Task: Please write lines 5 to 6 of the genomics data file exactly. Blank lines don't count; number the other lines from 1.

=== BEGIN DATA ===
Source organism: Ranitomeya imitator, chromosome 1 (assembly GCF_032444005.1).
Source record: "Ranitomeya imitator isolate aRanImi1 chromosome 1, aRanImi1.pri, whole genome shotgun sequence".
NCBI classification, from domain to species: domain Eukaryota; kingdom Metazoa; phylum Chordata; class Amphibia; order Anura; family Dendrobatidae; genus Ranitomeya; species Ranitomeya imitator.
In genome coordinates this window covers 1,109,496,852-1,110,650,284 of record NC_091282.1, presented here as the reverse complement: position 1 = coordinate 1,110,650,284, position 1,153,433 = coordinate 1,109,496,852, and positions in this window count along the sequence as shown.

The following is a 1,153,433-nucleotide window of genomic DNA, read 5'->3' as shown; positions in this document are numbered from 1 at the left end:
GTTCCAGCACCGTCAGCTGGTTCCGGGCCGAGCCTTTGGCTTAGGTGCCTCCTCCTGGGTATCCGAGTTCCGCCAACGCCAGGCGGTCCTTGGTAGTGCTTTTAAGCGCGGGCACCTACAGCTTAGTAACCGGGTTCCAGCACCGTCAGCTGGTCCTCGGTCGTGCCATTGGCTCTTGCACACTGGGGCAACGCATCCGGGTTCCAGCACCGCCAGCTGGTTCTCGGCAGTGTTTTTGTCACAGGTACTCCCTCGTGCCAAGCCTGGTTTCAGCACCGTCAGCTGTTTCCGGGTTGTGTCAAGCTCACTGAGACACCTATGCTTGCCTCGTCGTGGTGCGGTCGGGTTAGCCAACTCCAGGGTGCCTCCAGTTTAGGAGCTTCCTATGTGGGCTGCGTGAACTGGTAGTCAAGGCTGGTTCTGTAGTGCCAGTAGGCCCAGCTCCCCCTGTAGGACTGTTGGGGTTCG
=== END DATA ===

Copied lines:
The following is a 1,153,433-nucleotide window of genomic DNA, read 5'->3' as shown; positions in this document are numbered from 1 at the left end:
GTTCCAGCACCGTCAGCTGGTTCCGGGCCGAGCCTTTGGCTTAGGTGCCTCCTCCTGGGTATCCGAGTTCCGCCAACGCCAGGCGGTCCTTGGTAGTGCTTTTAAGCGCGGGCACCTACAGCTTAGTAACCGGGTTCCAGCACCGTCAGCTGGTCCTCGGTCGTGCCATTGGCTCTTGCACACTGGGGCAACGCATCCGGGTTCCAGCACCGCCAGCTGGTTCTCGGCAGTGTTTTTGTCACAGGTACTCCCTCGTGCCAAGCCTGGTTTCAGCACCGTCAGCTGTTTCCGGGTTGTGTCAAGCTCACTGAGACACCTATGCTTGCCTCGTCGTGGTGCGGTCGGGTTAGCCAACTCCAGGGTGCCTCCAGTTTAGGAGCTTCCTATGTGGGCTGCGTGAACTGGTAGTCAAGGCTGGTTCTGTAGTGCCAGTAGGCCCAGCTCCCCCTGTAGGACTGTTGGGGTTCG